Operations

Scope

Operations are to activities what features are to objects : they are formal descriptions of conditions and consequences that may be performed by different types of objects within different types of activities.

Operations describe conditions and consequences (Mauricio Cattelan)

Operations and Activities

As features, operations are pure descriptions and cannot be instantiated except through activities or objects.  Since the call of operations is meant to trigger activities, their semantics may have some consequence upon system architectures. From that point of view, action semantics must be characterized depending on their scope and contingency:

  • External I/O are local operations, whose execution modify the status of symbolic representations vis-à-vis context counterparts.
  • Computations are local operations whose execution doesn’t modify the status of symbolic representations vis-à-vis context counterparts.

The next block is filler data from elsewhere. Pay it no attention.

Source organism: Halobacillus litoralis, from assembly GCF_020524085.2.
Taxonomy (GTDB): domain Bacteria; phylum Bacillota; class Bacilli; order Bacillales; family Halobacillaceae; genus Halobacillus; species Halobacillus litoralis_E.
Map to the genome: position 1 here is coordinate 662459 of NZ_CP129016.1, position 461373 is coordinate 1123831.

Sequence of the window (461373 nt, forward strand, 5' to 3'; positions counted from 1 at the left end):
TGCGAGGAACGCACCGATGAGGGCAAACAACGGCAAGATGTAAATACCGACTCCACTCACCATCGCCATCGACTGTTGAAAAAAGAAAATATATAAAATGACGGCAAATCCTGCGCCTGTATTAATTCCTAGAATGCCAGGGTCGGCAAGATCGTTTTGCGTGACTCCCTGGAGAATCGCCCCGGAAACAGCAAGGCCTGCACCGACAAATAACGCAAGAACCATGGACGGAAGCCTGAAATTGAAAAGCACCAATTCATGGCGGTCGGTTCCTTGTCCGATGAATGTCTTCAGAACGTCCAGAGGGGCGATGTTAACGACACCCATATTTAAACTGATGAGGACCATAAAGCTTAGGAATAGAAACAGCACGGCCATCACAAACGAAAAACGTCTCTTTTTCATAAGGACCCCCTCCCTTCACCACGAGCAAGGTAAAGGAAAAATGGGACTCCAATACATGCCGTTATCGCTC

Local operations: symbolic vs actual changes.

  • Transactions are symbolic operations performed globally, whose execution modifies the status of symbolic representations vis-à-vis context counterparts.
  • Searches are symbolic operations performed globally whose execution execution doesn’t modify the status of symbolic representations vis-à-vis context counterparts.

System operations: transactions modify representations status, searches are neutral.

Operation Semantics

Like features, operations have no meaning on their own but they receive it from execution contexts. At business level, operations can be performed by objects or activities, at system level, assuming an Object Oriented approach, operations are meant to be executed by objects, persistent or transient. In any case the same operation can be interpreted differently depending on context.

In other words, and providing dependencies are properly documented, the architectural impact of operations can be dealt with at object level and, as a consequence, their update can bypass the architecture level of model transformation.

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